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Inside Titleist’s Golf Ball Facilities



You want to know what a Titleist golf ball plant smells like? Rubber. Want to know what a Titleist golf ball customization plant smells like? Paint.

If you’re wondering anything else — like how Titleist designs and builds its golf balls, how a ball’s core is constructed or what role ball compression really plays — come with me on this journey as I relay my knowledge and experiences from my visit to Titleist’s golf ball facilities.

What’s it like there? 

Let’s put it this way, Titleist’s research and design team are possibly the most over-qualified chefs in the world. Biochemists and chemical engineers develop formulas for ingredients with painful precision, and have access to a three-story, factory-style kitchen to cook up golf balls that sell like hot cakes — something to the tune of 240,000 Pro V1 and Pro V1x’s each day.

Ball Plant III (yes, there’s more than one in Massachusetts and another in Thailand) has a rubber mixer that’s taller than three basketball hoops stacked atop one another. It has top-secret rooms that aren’t to be photographed, X-ray machines, automated everything and a terrifying robotic guillotine that slices huge blocks of rubber.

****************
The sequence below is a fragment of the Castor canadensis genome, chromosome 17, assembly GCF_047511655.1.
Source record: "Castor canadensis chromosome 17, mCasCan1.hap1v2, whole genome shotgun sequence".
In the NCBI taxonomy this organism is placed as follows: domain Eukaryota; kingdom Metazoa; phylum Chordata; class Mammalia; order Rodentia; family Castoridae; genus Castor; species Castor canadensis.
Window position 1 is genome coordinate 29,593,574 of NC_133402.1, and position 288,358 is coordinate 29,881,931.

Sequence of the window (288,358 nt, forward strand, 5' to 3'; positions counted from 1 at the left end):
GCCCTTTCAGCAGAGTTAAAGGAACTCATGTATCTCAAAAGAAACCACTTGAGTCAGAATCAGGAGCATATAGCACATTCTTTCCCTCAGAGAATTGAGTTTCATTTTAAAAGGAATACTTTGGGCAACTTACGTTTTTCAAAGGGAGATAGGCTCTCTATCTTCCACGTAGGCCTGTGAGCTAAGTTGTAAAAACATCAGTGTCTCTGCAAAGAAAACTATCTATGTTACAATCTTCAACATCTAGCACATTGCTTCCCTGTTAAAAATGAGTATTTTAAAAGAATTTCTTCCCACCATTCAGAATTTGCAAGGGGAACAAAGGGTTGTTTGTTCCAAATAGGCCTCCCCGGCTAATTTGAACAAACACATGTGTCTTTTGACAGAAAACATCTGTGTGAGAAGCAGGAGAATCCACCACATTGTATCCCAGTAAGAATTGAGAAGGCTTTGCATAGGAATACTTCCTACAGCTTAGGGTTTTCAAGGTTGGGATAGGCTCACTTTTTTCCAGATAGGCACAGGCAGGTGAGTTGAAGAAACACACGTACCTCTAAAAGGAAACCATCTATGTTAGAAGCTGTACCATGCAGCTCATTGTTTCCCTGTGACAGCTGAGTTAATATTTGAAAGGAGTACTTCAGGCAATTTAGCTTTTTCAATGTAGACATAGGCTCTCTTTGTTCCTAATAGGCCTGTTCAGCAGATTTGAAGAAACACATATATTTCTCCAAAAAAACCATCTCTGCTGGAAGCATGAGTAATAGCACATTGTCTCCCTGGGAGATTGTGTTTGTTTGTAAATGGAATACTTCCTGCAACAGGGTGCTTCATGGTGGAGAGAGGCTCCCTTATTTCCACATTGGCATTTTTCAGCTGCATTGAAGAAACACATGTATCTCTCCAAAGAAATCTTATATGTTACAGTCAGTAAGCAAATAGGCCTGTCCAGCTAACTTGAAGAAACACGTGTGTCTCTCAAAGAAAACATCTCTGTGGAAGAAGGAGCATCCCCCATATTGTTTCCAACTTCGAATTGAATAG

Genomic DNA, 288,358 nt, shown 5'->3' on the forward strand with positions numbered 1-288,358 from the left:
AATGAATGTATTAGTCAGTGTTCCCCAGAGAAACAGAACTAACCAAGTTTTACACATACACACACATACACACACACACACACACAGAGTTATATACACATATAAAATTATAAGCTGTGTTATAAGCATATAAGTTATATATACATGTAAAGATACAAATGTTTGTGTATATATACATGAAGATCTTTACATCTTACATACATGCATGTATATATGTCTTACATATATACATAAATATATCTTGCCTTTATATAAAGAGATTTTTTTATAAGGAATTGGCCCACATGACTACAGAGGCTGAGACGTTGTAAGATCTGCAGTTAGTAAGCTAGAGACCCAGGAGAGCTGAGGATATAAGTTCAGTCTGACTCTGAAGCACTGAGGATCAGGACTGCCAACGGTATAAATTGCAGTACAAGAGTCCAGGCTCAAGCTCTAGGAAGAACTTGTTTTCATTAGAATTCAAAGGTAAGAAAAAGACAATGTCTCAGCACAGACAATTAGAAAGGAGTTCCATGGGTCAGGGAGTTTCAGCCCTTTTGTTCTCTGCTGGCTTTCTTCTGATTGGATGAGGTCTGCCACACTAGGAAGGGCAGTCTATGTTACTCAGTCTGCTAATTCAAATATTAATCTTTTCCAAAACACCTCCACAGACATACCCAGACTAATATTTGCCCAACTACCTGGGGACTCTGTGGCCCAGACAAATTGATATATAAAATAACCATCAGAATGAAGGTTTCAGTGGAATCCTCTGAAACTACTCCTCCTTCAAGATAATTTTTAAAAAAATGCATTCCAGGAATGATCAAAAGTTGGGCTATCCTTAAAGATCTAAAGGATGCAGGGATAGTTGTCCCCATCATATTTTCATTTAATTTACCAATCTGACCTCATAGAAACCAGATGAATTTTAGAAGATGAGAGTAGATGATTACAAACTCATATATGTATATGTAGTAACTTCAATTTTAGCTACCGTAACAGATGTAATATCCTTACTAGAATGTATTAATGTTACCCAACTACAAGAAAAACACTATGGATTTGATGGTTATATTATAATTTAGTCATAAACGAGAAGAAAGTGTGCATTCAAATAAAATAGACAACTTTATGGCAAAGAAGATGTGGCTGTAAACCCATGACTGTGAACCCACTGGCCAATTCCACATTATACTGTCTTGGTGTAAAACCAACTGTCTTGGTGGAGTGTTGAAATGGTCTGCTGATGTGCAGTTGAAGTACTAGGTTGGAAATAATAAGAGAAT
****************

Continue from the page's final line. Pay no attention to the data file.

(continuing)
Its R&D facility has a room full of its competitors’ golf balls — pretty much every golf ball ever made, just to keep an eye on the competition — laboratories everywhere and hallways of patent plaques that act as Titleist’s own golf ball hall of fame.


Titleist has over 1,000 patents, the most of any golf ball company, and owns 47 percent of all patents on golf balls.

Just down the road from Titleist’s corporate headquarters in Fairhaven, Mass., is Ball Plant III, where its golf balls are made, as well as Plant C, where Titleist golf balls receive personalized touches.